International survey shows different perceptions in science and practice
To minimize negative impacts of agriculture on biodiversity and related ecosystem services, 'biodiversity-friendly' management is needed. Why scientific results are rarely translated into agricultural practice could be explained by their different perceptions of agricultural biodiversity, according to the results of a recent survey of European scientists and farmers. The study was led by Bea Maas of the University of Vienna and published in the journal Biological Conservation.
For the study, 209 farmers and 98 environmental scientists were asked how they perceive agricultural biodiversity and its management in Germany and Austria. "The results show that the perceptions of scientists and farmers on biodiversity, ecosystem services and management measures are very different," says Bea Maas, lead author from the University of Vienna. "Especially the diverging perceptions of information sources that are important for agricultural decisions show need for more cross-disciplinary collaboration in sustainable development processes," adds Maas.
The survey integrated transdisciplinary data and concepts and included demographic factors in the analysis of responses. Results showed that scientists rated biodiversity, agri-environmental programs and conservation measures as more important to agricultural production, ecosystem resilience and sustainability than farmers. "Scientists also valued scientific information as more important for agricultural decisions, while farmers valued government and agricultural sector information sources more," explains Anett Richter, co-author of the study from the Thünen Institute in Germany.
Richter adds, "Critically, female farmers and farmers with higher education, or utilizing organic farming methods, rated biodiversity and its conservation as more important than other farmers." Co-author Yvonne Fabian from Agroscope in Switzerland explains: "These different perspectives of scientists and farmers reveal crucial knowledge and communication gaps between agricultural research and practice." "Our findings provide new insights for the key challenge of better integrating research, agriculture and policy practice," concludes co-author Sara Kross from Columbia University in the US.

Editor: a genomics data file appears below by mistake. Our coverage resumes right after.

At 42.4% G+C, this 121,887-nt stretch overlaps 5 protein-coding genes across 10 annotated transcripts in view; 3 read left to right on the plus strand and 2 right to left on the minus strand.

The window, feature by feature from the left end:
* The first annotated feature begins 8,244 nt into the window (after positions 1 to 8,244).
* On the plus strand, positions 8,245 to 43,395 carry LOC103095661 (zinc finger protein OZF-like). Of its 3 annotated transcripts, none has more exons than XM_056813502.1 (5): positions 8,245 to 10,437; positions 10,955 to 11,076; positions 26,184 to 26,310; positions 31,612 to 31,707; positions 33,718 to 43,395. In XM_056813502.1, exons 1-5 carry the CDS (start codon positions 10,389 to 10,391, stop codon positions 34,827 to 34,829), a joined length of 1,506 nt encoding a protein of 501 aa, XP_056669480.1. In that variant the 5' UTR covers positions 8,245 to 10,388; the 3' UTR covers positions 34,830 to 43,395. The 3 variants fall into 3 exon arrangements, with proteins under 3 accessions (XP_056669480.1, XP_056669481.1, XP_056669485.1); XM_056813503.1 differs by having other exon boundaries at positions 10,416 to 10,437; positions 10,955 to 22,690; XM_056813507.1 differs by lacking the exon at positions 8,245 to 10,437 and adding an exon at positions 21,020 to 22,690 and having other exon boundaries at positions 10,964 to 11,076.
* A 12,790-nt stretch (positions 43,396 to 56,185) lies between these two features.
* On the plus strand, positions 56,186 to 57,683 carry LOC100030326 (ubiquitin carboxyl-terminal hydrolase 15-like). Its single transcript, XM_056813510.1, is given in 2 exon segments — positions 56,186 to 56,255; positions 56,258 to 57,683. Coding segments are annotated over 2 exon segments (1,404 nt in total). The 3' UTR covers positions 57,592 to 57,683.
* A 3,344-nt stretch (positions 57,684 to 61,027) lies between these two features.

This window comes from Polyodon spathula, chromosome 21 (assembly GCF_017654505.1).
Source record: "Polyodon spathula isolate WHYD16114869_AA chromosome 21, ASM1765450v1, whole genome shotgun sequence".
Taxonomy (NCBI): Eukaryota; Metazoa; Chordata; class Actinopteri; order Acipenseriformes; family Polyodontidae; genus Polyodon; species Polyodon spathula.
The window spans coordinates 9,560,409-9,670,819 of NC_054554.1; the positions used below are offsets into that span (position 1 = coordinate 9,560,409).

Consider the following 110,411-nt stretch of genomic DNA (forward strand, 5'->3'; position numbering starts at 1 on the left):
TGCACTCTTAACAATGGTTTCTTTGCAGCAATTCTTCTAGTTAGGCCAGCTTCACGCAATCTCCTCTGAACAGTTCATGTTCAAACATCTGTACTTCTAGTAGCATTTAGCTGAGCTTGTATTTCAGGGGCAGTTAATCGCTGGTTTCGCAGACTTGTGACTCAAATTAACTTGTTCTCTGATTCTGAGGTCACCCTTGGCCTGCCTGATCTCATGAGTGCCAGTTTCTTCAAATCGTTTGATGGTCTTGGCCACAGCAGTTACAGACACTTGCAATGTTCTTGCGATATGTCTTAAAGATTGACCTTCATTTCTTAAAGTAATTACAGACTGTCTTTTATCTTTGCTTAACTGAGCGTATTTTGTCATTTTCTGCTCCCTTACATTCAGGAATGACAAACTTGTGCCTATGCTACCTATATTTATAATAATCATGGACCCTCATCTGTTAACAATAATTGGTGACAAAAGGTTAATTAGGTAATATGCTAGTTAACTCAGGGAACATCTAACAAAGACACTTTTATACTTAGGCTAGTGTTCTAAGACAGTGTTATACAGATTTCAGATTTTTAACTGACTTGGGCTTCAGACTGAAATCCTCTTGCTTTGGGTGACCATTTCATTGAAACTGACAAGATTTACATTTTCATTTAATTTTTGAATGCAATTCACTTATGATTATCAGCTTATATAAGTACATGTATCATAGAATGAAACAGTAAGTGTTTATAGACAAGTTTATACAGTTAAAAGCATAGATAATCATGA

The authors provide four specific recommendations for action on how knowledge and experience can be shared and used more effectively between agricultural science and practice:
First, make scientific information more accessible to practitioners by promoting and establishing education and advise programs for farmers. Second, develop targeted approaches to agricultural research and practice that integrate diverse stakeholder perspectives in their design and application. Third and fourth, support inclusive and integrative collaboration between science and practice by actively promoting cross-disciplinary communication. These efforts require "partnerships and political commitment at the highest level to make inclusive approaches central to the development of sustainable agriculture" according to Maas and her co-authors.